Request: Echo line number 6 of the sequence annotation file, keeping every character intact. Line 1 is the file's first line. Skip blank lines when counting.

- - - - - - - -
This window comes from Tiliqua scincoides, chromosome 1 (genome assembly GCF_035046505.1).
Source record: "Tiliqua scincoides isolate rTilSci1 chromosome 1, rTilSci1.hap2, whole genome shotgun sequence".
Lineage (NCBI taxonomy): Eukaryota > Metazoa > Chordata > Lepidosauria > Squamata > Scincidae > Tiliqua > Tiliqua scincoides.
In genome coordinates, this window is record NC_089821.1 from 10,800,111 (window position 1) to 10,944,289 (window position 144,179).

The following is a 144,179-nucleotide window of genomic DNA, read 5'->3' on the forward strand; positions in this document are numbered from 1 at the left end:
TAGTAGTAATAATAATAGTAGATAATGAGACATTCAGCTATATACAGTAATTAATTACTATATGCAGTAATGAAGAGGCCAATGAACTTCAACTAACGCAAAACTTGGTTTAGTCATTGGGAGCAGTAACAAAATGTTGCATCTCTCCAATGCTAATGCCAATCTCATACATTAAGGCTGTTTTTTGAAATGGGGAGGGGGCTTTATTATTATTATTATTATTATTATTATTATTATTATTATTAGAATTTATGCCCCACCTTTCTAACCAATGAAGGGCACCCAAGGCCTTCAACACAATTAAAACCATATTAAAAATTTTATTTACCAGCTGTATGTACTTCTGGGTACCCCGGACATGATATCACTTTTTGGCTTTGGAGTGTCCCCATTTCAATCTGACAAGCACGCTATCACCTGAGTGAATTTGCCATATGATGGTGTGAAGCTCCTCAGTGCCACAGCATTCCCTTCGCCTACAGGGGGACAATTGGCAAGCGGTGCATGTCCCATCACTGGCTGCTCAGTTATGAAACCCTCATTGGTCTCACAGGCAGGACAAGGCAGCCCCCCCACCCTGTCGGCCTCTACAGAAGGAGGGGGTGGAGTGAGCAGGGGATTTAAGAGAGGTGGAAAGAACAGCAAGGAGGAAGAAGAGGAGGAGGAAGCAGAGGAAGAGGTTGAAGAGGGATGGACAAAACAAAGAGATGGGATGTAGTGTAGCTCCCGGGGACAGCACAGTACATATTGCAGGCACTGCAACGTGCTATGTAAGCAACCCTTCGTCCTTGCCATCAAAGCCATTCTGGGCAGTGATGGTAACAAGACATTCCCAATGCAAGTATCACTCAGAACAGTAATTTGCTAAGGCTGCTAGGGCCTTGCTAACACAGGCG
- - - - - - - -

TAGTAGTAATAATAATAGTAGATAATGAGACATTCAGCTATATACAGTAATTAATTACTATATGCAGTAATGAAGAGGCCAATGAACTTCAACTAACGCAAAACTTGGTTTAGTCATTGGGAGCAGTAACAAAATGTTGCATCTCTCCAATGCTAATGCCAATCTCATACATTAAGGCTGTTTTTTGAAATGGGGAGGGGGCTTTATTATTATTATTATTATTATTATTATTATTATTATTATTAGAATTTATGCCCCACCTTTCTAACCAATGAAGGGCACCCAAGGCCTTCAACACAATTAAAACCATATTAAAAATTTTATTTACCAGCTGTATGTACTTCTGGGTACCCCGGACATGATATCACTTTTTGGCTTTGGAGTGTCCCCATTTCAATCTGACAAGCACGCTATCACCTGAGTGAATTTGCCATATGATGGTGTGAAGCTCCTCAGTGCCACAGCATTCCCTTCGCCTACAGGGGGACAATTGGCAAGCGGTGCATGTCCCATCACTGGCTGCTCAGTTATGAAACCCTCATTGGTCTCACAGGCAGGACAAGGCAGCCCCCCCACCCTGTCGGCCTCTACAGAAGGAGGGGGTGGAGTGAGCAGGGGATTTAAGAGAGGTGGAAAGAACAGCAAGGAGGAAGAAGAGGAGGAGGAAGCAGAGGAAGAGGTTGAAGAGGGATGGACAAAACAAAGAGATGGGATGTAGTGTAGCTCCCGGGGACAGCACAGTACATATTGCAGGCACTGCAACGTGCTATGTAAGCAACCCTTCGTCCTTGCCATCAAAGCCATTCTGGGCAGTGATGGTAACAAGACATTCCCAATGCAAGTATCACTCAGAACAGTAATTTGCTAAGGCTGCTAGGGCCTTGCTAACACAGGCG